Lifting the veil on conflict, culture and politics
Afghanistan’s treasure trove: a reality check
A team of U.S. geologists and Pentagon officials have concluded that Afghanistan is sitting on untapped mineral deposits worth more than $1 trillion, officials said. The deposits of iron, copper, cobalt and critical industrial elements such as lithium are enough to fundamentally alter the Afghan economy and perhaps the war itself, the officials said.
Lithium is a key raw material for the manufacture of batteries for laptops and mobile phones, and the potential reserves of the metal are so huge that the country may well become the “Saudi Arabia of lithium”, a Pentagon memo said.
So is Afghanistan going to mine its way out of its current troubles ? For all the hope the finding has stirred in a landscape of death and destruction, unlocking Afghanistan’s mineral riches may be decades away, experts say. The country has almost no mining infrastructure, is in the midst of a wrenching war and has a reputation for government corruption. The risks are far too big for most companies to get involved, however enticing the deposits look.
The curious thing is this is not the first time Afghanistan’s mineral riches have been discovered. Back in January 1984, the chief engineer of the Afghan Geological Survey Department published a report saying the country had reserves of a wide variety of mineral resources, including iron, chrome, copper, silver, gold, barite sulfur, talc, magnesium, mica marble and lapis lazuli. The Afghan Chamber of Commerce has details of the report here. The Afghan government in the mid 1980s was preparing to develop a number of the mineral resources on a large scale with Soviet technical assistance, the chamber said. But the Russians left in 1989 and Afghanistan descended into a war which has, more or less, continued since then.The report also mentions abundant reserves of natural gas, so don’t be surprised if that too resurfaces as another silver lining in Afghanistan’s cloudy sky.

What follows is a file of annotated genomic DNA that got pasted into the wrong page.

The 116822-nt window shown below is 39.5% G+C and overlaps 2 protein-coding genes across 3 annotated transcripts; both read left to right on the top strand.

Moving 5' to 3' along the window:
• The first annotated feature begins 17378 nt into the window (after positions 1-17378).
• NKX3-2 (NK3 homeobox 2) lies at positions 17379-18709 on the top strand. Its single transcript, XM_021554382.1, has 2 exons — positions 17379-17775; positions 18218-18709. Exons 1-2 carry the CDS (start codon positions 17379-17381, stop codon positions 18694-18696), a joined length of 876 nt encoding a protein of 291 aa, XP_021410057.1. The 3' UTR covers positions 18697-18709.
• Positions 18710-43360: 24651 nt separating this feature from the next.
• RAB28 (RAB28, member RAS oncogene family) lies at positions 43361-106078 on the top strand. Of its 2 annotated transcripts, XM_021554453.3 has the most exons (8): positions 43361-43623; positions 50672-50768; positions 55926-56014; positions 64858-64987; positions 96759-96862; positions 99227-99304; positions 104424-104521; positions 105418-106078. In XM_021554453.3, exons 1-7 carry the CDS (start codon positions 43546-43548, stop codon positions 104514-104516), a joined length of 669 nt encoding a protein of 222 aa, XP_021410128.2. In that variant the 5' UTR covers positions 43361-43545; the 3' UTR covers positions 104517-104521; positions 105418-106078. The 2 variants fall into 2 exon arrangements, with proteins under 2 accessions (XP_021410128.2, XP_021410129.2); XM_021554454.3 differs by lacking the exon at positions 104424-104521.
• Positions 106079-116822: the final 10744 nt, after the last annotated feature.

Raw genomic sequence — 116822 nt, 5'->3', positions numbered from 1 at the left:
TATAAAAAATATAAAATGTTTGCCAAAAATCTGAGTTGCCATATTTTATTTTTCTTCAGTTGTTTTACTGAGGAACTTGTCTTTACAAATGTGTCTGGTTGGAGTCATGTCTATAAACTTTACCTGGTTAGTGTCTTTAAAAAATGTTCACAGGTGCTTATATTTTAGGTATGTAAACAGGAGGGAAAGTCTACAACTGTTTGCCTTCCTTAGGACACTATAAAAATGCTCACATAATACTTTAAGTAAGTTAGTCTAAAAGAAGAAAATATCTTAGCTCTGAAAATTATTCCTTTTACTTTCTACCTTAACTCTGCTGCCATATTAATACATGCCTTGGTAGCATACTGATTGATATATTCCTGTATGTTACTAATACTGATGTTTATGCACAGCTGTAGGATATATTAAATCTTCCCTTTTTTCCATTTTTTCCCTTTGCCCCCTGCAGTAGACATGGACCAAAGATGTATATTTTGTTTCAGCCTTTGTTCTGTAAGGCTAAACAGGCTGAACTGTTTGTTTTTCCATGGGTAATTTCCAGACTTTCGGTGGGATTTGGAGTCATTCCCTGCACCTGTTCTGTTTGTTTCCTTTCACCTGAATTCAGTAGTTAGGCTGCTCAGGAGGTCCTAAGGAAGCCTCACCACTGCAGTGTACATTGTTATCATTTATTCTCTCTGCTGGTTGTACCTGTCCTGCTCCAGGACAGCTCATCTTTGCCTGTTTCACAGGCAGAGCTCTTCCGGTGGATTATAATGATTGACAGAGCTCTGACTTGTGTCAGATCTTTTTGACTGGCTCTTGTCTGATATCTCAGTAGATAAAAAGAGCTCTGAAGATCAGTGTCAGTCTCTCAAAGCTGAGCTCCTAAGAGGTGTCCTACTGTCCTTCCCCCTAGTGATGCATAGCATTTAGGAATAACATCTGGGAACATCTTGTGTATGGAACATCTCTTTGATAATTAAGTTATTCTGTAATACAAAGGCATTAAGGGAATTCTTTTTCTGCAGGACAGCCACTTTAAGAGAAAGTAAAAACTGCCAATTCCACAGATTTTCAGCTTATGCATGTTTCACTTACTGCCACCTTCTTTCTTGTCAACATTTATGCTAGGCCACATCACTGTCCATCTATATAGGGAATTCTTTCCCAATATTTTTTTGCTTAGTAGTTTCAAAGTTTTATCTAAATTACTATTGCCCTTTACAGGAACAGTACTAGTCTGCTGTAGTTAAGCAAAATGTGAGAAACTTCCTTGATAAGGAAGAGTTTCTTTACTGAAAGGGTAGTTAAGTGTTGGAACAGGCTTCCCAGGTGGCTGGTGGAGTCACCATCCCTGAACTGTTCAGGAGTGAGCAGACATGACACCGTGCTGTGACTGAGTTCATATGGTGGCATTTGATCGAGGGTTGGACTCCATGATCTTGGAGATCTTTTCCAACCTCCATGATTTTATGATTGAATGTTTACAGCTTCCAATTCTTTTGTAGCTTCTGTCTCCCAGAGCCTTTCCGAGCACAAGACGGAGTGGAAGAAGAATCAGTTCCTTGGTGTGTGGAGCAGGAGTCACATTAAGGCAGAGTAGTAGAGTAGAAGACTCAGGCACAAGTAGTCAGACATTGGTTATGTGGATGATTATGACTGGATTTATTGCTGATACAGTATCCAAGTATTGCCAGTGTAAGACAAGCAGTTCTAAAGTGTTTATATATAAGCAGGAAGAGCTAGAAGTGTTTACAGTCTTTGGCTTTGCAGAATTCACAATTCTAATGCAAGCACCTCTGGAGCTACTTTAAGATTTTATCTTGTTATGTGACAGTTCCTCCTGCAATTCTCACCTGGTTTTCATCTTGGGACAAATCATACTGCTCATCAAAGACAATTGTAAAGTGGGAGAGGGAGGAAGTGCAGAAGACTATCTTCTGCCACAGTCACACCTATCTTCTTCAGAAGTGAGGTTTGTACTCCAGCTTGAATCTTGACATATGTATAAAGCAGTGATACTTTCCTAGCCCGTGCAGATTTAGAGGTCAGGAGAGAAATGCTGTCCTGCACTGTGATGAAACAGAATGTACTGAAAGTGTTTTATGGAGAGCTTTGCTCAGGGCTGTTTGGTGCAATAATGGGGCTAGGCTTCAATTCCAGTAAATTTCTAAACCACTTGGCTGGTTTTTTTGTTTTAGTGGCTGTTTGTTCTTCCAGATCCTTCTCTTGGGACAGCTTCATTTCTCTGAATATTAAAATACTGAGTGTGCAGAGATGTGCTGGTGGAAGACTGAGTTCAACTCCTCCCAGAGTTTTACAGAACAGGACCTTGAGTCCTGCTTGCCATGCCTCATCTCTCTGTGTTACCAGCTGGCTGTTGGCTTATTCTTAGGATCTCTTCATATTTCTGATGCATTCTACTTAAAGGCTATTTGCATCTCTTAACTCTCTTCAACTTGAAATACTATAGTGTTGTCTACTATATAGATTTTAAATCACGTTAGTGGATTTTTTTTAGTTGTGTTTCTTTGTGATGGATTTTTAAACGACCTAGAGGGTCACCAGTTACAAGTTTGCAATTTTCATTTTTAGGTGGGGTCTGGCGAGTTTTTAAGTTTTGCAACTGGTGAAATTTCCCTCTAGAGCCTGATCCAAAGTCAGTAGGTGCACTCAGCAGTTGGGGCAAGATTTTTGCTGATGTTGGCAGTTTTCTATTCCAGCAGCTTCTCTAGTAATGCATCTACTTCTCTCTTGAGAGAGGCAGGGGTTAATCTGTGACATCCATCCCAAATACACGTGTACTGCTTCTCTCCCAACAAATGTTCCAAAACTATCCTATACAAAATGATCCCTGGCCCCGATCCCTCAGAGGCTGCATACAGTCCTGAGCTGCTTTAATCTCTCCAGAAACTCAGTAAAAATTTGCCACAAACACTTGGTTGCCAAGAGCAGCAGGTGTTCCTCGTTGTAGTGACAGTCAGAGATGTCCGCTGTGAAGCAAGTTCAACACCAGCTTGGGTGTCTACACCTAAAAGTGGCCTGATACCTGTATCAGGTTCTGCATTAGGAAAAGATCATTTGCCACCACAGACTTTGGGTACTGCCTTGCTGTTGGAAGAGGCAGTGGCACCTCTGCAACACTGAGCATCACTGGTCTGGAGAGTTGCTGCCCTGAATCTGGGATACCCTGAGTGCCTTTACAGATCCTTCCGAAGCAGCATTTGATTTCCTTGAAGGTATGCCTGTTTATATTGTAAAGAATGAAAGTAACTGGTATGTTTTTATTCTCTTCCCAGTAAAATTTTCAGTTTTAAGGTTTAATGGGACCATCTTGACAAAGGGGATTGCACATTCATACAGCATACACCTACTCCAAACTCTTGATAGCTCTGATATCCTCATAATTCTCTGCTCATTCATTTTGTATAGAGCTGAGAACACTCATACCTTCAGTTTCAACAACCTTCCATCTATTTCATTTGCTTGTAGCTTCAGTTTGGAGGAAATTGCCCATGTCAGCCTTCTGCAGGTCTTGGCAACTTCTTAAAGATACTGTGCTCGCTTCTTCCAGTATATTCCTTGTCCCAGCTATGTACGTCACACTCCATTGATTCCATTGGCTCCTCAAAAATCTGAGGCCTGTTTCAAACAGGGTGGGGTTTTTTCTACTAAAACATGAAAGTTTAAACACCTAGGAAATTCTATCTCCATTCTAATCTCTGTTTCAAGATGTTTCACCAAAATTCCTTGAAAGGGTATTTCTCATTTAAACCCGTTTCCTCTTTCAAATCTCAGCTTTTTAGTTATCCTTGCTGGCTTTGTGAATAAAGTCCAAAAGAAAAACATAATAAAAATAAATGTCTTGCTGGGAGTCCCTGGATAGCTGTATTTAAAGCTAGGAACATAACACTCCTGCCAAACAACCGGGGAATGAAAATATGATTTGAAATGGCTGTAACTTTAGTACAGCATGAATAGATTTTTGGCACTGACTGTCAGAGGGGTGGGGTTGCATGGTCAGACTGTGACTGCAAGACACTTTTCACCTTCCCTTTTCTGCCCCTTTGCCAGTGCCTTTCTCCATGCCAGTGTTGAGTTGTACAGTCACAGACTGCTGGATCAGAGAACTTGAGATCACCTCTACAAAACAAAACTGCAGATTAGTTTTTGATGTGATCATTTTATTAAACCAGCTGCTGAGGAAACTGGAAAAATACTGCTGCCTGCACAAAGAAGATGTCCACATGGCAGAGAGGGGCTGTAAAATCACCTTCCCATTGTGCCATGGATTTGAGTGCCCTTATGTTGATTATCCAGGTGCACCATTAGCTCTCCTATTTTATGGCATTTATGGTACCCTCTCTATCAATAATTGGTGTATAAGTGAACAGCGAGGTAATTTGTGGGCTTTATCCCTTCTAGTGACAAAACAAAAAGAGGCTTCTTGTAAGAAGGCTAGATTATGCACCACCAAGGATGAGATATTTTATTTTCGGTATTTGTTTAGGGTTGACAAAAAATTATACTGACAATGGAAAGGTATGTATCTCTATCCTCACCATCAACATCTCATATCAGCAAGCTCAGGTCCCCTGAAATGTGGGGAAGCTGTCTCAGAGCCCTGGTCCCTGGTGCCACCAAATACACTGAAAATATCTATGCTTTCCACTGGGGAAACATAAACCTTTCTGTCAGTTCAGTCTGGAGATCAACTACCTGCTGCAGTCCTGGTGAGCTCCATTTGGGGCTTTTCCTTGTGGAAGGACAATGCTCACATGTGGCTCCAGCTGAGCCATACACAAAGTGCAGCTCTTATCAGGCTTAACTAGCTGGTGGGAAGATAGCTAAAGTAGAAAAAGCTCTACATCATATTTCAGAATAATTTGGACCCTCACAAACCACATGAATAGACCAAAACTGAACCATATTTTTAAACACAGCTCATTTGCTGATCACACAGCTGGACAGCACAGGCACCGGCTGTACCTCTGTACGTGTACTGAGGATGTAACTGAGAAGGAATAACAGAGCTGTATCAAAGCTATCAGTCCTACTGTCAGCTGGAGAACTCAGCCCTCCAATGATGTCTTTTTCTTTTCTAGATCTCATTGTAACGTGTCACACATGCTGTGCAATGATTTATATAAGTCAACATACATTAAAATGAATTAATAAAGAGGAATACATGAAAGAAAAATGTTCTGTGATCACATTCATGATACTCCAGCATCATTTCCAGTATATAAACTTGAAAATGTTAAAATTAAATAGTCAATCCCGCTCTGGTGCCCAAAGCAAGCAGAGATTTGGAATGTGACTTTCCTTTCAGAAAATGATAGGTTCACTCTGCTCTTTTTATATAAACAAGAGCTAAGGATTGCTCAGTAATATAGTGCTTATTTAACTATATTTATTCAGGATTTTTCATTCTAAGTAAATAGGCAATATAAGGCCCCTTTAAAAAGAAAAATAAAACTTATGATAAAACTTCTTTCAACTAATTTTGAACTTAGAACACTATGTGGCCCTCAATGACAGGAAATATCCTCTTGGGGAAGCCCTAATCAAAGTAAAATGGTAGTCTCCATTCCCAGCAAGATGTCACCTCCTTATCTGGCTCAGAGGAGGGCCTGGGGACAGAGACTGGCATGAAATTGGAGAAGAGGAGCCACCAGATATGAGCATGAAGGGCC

Even the U.S. military itself has known about Afghanistan’s mineral riches for years, the military-focused Danger Room blog pointed out. Here’s a 2007 report by the U.S. Geological Survey (USGS) and the navy which says “Afghanistan has significant amounts of undiscovered non fuel mineral resources,” including ”large quantities of accessible iron and copper [and] abundant deposits of colored stones and gemstones, including emerald, ruby [and] sapphire.”
Politico is quoting a retired U.S. official as saying the latest announcement sounded a bit silly to old timers. “When I was living in Kabul in the early 1970’s the [U.S. government], the Russians, the World Bank, the UN and others were all highly focused on the wide range of Afghan mineral deposits. Cheap ways of moving the ore to ocean ports has always been the limiting factor,” the offiicial said.
So why is so much being made out of this particular find ? Blake Hounshell at Foreign Policy says the timing of the “discovery” is interesting. It comes when the Obama administration is struggling to combat the perception that the Afghan campaign has made little progress despite the deployment of thousands of additional troops. The drive to oust the Taliban from their spiritual home of Kandahar in the south is stalling and two top Afghan security officials, widely respected for their integrity, have quit with one of them saying President Hamid Karzai had lost faith in the ability of western forces to defeat the Taliban. Then comes a report that Pakistan’s Inter-Services Intelligence is deeply involved with the Afghan Taliban despite heated denials to the contrary.
In short things are not looking good for the United States which makes the timing of the Pentagon report about Afghanistan’s hidden wealth suspicious, he says.